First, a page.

Likewise, its examination of American surveillance/security-state abuses was sharper and more challenging when it was a matter of illegal wiretapping and ends-justify-the-means drone strikes than as a Bourne-style off-the-books assassination squad waiting for the right moment to plug a congressman in the D.C. suburbs. I mean, honestly. Is no one concerned that Saul and Virgil and Max will leak this information, no matter what Estes threatens Saul with? Does no one realize that Estes's order to Quinn to make Brody's death look like terrorist blowback will make their whole anti-Nazir operation look like a failure, since this would be the fourth time in a row that terrorists successfully killed government officials on American soil?

Meanwhile, the sheer logistics of keeping the plot juggernaut moving burns up the most valuable resource of all: screen time. Yes, yanking Carrie into and out of and back into Nazir's abandoned mill last week, then yanking her back out of it and back into it and back out of it again this week, forced the show to come up with increasingly goofy ways to justify her freedom of movement and action. (LOL at her just breezing into Roya's interrogation room with her visitor pass, or becoming a partner in an FBI tac team pair.) But on the most fundamental level of all, these maneuvers all took a certain amount of time to set up. That's time that could have been spent doing what this show does best: Putting two damaged people in a room together, making them talk, and seeing what happens. Remember "Q&A," the amazing Carrie-interrogates-Brody episode that went off the rails at the end with the Dana/Finn hit-and-run mishegas? Imagine the Nazir business as the hit-and-run writ large. I'd much rather have sat in that car with Jess and Brody and listened to them hash out the revelations and refusals and mea culpas of their marriage's final dissolution for a full episode than spent another second watching the show do its Call of Duty impression in those goddamn tunnels.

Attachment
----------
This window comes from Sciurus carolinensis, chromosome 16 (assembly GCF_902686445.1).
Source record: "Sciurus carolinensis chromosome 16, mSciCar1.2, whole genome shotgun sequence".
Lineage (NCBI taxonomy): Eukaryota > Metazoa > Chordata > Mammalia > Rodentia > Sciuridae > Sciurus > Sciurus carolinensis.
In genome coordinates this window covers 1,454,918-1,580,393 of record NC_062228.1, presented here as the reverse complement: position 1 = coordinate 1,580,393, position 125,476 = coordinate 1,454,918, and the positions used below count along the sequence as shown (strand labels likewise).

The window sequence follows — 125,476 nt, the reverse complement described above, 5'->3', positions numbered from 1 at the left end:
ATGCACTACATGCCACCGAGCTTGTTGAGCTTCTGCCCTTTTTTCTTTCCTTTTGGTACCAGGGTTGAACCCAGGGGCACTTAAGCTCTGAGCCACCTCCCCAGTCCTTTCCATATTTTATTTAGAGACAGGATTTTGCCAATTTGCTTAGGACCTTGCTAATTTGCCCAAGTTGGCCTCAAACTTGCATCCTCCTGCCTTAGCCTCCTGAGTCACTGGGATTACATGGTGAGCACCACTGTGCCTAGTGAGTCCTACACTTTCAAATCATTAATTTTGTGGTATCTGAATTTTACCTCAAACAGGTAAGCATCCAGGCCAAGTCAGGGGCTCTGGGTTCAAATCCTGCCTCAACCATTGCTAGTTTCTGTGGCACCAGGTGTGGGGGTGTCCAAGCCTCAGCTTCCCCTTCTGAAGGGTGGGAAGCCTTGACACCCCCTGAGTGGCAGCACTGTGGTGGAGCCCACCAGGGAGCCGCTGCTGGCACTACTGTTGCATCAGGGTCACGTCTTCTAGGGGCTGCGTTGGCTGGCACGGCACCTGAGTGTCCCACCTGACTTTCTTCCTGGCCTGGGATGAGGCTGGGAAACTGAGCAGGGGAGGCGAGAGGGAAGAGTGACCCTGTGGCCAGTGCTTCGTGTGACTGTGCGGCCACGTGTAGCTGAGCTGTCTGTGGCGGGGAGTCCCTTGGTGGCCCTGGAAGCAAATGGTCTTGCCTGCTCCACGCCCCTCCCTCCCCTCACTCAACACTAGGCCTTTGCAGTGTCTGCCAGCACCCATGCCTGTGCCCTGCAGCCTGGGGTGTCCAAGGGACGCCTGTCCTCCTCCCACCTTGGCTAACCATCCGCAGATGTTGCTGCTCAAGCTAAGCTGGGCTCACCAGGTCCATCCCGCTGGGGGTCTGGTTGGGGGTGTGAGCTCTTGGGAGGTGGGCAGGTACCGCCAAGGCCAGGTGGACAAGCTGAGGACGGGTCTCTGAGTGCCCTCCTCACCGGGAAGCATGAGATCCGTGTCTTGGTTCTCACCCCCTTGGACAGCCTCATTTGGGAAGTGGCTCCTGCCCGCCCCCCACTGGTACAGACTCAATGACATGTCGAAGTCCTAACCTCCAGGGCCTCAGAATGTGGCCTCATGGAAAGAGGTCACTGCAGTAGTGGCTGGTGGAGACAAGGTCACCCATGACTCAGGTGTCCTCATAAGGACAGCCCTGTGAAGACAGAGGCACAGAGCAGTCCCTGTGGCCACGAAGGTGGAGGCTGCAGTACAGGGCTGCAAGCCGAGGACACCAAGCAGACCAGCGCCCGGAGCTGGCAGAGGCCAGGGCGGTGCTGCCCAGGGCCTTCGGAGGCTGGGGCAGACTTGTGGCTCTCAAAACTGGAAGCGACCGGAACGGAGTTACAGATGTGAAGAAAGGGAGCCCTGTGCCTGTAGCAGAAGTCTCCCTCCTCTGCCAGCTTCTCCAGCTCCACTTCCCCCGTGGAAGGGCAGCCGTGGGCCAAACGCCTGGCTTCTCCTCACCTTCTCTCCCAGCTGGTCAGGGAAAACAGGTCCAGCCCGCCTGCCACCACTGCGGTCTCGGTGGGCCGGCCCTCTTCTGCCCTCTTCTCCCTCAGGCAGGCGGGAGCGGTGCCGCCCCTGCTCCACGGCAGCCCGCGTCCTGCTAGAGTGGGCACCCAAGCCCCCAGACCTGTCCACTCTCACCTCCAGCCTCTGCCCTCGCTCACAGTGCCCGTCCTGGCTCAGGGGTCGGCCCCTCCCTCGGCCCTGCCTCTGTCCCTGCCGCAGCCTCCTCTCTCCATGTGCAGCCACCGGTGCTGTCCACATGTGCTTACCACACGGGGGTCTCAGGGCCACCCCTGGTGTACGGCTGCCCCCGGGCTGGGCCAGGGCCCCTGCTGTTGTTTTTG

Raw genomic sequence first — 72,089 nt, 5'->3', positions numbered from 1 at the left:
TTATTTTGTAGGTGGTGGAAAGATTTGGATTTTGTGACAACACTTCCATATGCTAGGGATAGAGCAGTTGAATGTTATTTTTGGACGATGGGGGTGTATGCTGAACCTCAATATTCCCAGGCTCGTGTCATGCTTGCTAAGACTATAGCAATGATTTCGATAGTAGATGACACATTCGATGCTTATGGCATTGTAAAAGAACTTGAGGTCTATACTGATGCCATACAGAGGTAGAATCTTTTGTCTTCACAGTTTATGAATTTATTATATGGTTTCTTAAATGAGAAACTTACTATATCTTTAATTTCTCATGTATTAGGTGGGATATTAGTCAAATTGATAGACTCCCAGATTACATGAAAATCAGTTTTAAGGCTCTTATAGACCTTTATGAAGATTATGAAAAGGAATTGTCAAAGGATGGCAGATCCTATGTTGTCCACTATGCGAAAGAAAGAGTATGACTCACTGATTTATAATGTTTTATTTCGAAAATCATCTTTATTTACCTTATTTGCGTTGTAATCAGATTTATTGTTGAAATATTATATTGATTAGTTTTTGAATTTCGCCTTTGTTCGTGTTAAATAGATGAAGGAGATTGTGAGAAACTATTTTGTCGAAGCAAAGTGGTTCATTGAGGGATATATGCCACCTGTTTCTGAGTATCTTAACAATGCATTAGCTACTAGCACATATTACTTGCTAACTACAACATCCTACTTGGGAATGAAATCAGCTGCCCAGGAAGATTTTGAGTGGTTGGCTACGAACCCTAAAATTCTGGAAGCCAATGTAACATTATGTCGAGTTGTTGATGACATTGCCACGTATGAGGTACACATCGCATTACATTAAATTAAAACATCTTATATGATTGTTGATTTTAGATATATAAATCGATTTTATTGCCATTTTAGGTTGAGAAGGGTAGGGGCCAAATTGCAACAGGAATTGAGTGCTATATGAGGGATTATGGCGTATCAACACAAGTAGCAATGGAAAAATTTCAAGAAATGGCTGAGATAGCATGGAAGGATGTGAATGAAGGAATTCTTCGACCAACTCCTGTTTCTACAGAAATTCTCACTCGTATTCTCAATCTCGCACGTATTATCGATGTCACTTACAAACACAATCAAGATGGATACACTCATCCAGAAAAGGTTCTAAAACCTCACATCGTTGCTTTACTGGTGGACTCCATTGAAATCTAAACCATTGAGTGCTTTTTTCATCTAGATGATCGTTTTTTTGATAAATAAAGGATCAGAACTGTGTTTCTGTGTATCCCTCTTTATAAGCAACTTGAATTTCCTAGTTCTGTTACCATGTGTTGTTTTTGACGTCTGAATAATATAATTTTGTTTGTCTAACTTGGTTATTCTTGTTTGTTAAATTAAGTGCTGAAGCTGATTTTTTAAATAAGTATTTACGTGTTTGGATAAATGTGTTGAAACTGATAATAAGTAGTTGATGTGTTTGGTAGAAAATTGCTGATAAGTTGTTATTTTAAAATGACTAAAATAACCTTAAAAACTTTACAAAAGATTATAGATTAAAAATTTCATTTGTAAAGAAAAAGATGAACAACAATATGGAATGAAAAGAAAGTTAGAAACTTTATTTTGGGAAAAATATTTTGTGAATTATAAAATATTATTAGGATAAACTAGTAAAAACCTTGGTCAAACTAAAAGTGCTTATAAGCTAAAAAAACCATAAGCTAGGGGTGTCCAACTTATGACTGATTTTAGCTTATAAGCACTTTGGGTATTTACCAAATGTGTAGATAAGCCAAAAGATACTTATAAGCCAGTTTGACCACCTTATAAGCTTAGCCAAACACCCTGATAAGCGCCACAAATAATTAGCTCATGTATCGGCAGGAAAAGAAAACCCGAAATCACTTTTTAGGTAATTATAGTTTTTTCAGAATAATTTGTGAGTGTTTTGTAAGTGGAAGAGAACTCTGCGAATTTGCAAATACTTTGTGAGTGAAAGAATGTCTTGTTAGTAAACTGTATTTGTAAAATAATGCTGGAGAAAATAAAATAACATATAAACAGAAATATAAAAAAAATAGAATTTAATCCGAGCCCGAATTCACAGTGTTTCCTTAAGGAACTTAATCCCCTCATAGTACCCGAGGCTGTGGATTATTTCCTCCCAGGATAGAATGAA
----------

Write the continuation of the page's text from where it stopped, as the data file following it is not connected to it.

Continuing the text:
Finally, and most devastatingly for the show's core dynamic, the amour fou between Carrie and Brody was a lot more powerful, and believable, when it was a matter of two broken people drawn to one another's wounds rather than a criminal conspiracy. Carrie falling in love with a man she believes to be a terrorist, and staying in love with him even after he uses that love to betray her and destroy her life and career and even sanity – that's magnetic, that's tragic. Carrie helping that guy get away with assassinating the vice president? That's just kind of gross and weird and hard to swallow, even for her.

I know, I know, we put up with gross and weird behavior from pretty much every major dude on television these days. But Carrie's not a Walter White or a Don Draper, or even a Hannah Hovarth – she lacks the narcissistic swagger that gives these characters the belief that they deserve get away with their rule-breaking and the ability to actually do so (for a while, anyway). Carrie's a mensch, and this behavior is most unmensch-like. Having her spend an entire episode running around like a chicken with her head cut off hunting down a creep whose most successful terrorist attack she's actively covering up, on behalf of a second creep who presents the murder of a third creep to her as a grand romantic gesture, makes her look like a doofus, and makes it next to impossible to empathize with or even understand her decision-making anymore. She's a fundamentally good person who's now complicit in a crime major enough to be written about in elementary-school history textbooks were it to become public knowledge. This demands a major recalibration of how we look at her, and how we look at the show built around her. I don't like what I see.